# changing each vector in a list

I'm having a fundamental problem with how the `lapply` function works. I want to classify each member of each vector in a list.

My list:

``````s <- list(
a = c(1, 20, 300),
b = c(1.1, 20.1, 300.1),
c = c(1.2, 20.2, 300.3)
)
``````

My classification function:

``````classify <- function(n, peaks){
which(abs(peaks-n)==min(abs(peaks-n)))
}
``````

My peaks:

``````peaks <- c(1.27350, 20.32662, 300.02650)
``````

If I `classify` s\$c by itself, I get the result I expect:

``````> sapply(s\$c,classify,peaks)
[1] 1 2 3
``````

But when I try to classify all the vectors at once, I get this:

``````> lapply(s,classify,peaks)
\$a
[1] 3 //should be 1,2,3

\$b
[1] 3 //should be 1,2,3

\$c
[1] 1 //should be 1,2,3
``````

Why am I getting the result that I do? And how do I get the result that I want?

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Richie has some good comments. I'm still struggling to understand why `1,2,3` is the result you expect. Is `classify` intended to accept vectors for both `n` and `peaks`? –  joran Jan 30 '12 at 16:24
`n` should just be a number. I had thought that `lapply(s,classify,peaks)` would work as I wished because `s<-lapply(s_as_text, as.integer)` "numericized" s_as_text to s. –  dnagirl Jan 30 '12 at 17:05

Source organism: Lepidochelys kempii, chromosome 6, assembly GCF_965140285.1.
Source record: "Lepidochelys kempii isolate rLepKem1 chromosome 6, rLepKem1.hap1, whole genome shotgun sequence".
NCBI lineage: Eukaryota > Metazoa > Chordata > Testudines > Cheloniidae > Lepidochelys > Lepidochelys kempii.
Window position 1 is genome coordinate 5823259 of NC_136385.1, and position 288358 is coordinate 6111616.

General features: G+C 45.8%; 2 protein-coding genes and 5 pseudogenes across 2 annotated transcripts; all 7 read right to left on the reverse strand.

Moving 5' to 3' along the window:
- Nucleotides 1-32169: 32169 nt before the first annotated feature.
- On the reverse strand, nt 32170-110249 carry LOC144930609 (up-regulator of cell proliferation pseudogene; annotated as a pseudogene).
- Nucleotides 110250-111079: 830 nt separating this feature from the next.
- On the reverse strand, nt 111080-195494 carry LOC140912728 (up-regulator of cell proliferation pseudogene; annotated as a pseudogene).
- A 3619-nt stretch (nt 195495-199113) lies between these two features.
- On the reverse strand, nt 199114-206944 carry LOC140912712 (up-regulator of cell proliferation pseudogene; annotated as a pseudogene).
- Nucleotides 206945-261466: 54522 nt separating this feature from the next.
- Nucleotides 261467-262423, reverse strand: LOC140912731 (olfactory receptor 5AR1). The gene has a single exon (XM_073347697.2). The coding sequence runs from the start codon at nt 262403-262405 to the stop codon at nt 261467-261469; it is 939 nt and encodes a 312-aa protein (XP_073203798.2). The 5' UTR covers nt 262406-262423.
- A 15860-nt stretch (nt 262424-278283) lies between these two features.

First, a style point: use`which.min` for finding the location of a minimum.

``````classify <- function(n, peaks){
which.min(abs(peaks-n))
}
``````

Second, break your code down a bit do see what is happening.

``````abs(peaks - s\$a)   #3rd value is smallest
abs(peaks - s\$b)   #3rd value is smallest
abs(peaks - s\$c)   #1st value is smallest
``````

These indicies are what gets returned from the call to `lapply`.

Based on your comment, I guess your problem is that `lapply` acts on each element of a vector, when you really want to call just call it once on everything, since `classify` is already vectorised. Try this:

``````if(is.list(s)) lapply(s, classify, peaks = peaks) else classify(s, peaks)
``````
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thanks for the style point. So, for the second point, the issue is that my function needs to treat a vector differently. So when writing functions for processing lists, what sort of sanity checks are usually done on the input? –  dnagirl Jan 30 '12 at 17:43
@dnagirl: I think the sanity check you want is just `is.list(s)`. See my updated answer. –  Richie Cotton Jan 31 '12 at 9:54

how bout

``````> lapply(s,sapply,classify,peaks)
\$a
[1] 1 2 3

\$b
[1] 1 2 3

\$c
[1] 1 2 3
``````
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`lapply(s, function(x) classify(x, peaks))` will pass each element of the list `s` as `n` in the function classify. `lapply(s, classify, peaks)` passes peaks as `n` to classify.

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